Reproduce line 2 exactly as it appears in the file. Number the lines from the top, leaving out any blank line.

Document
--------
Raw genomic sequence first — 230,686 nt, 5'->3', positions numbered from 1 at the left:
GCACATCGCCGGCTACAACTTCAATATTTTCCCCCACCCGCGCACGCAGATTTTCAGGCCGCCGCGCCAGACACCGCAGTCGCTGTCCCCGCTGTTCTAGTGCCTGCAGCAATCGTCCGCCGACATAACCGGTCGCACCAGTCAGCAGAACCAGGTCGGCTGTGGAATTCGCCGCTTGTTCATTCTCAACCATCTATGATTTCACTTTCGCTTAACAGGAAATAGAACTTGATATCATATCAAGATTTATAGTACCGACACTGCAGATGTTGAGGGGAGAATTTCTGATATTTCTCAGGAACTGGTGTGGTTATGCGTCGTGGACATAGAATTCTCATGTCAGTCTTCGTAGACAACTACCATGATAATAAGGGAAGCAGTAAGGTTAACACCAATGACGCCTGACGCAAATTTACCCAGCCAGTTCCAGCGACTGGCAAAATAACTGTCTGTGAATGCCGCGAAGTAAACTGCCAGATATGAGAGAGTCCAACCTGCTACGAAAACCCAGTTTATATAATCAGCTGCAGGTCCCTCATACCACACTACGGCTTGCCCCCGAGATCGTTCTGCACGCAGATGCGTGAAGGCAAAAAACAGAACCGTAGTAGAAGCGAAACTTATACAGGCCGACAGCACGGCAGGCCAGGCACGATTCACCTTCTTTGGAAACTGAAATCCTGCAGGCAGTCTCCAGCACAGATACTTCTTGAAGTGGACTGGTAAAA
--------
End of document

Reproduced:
GCACATCGCCGGCTACAACTTCAATATTTTCCCCCACCCGCGCACGCAGATTTTCAGGCCGCCGCGCCAGACACCGCAGTCGCTGTCCCCGCTGTTCTAGTGCCTGCAGCAATCGTCCGCCGACATAACCGGTCGCACCAGTCAGCAGAACCAGGTCGGCTGTGGAATTCGCCGCTTGTTCATTCTCAACCATCTATGATTTCACTTTCGCTTAACAGGAAATAGAACTTGATATCATATCAAGATTTATAGTACCGACACTGCAGATGTTGAGGGGAGAATTTCTGATATTTCTCAGGAACTGGTGTGGTTATGCGTCGTGGACATAGAATTCTCATGTCAGTCTTCGTAGACAACTACCATGATAATAAGGGAAGCAGTAAGGTTAACACCAATGACGCCTGACGCAAATTTACCCAGCCAGTTCCAGCGACTGGCAAAATAACTGTCTGTGAATGCCGCGAAGTAAACTGCCAGATATGAGAGAGTCCAACCTGCTACGAAAACCCAGTTTATATAATCAGCTGCAGGTCCCTCATACCACACTACGGCTTGCCCCCGAGATCGTTCTGCACGCAGATGCGTGAAGGCAAAAAACAGAACCGTAGTAGAAGCGAAACTTATACAGGCCGACAGCACGGCAGGCCAGGCACGATTCACCTTCTTTGGAAACTGAAATCCTGCAGGCAGTCTCCAGCACAGATACTTCTTGAAGTGGACTGGTAAAA